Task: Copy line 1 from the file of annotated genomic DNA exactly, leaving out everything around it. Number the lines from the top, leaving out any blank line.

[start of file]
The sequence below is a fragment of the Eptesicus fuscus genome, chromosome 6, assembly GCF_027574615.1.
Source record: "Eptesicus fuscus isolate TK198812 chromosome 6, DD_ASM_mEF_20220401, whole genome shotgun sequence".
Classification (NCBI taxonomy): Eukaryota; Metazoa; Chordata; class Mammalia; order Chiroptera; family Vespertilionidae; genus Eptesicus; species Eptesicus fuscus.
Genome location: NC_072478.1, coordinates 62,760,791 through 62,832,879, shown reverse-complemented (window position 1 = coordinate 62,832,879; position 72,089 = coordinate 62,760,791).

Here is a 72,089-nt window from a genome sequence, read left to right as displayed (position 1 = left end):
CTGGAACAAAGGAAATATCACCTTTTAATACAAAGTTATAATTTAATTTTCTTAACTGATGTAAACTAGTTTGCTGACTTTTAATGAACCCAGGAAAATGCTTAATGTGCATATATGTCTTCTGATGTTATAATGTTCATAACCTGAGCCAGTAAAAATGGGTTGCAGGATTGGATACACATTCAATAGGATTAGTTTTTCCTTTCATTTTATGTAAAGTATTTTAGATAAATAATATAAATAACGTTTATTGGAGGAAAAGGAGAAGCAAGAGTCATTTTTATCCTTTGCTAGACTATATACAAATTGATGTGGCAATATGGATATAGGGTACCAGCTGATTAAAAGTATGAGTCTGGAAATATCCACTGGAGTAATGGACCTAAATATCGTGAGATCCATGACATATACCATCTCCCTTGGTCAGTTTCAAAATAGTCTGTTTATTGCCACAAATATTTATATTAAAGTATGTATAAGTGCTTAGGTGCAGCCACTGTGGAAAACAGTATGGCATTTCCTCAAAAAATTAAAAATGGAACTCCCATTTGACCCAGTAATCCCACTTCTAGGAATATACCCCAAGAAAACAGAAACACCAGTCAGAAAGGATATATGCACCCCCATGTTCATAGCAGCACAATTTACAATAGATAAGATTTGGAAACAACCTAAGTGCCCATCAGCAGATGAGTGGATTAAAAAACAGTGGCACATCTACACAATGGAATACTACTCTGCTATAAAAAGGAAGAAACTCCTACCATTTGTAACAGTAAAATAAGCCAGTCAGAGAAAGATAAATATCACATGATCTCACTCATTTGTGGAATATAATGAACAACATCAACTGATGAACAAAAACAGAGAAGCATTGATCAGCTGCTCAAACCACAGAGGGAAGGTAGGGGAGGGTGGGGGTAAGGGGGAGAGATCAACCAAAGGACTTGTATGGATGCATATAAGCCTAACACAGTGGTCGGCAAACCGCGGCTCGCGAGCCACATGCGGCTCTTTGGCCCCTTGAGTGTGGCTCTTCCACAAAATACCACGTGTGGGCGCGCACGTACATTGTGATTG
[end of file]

The sequence below is a fragment of the Eptesicus fuscus genome, chromosome 6, assembly GCF_027574615.1.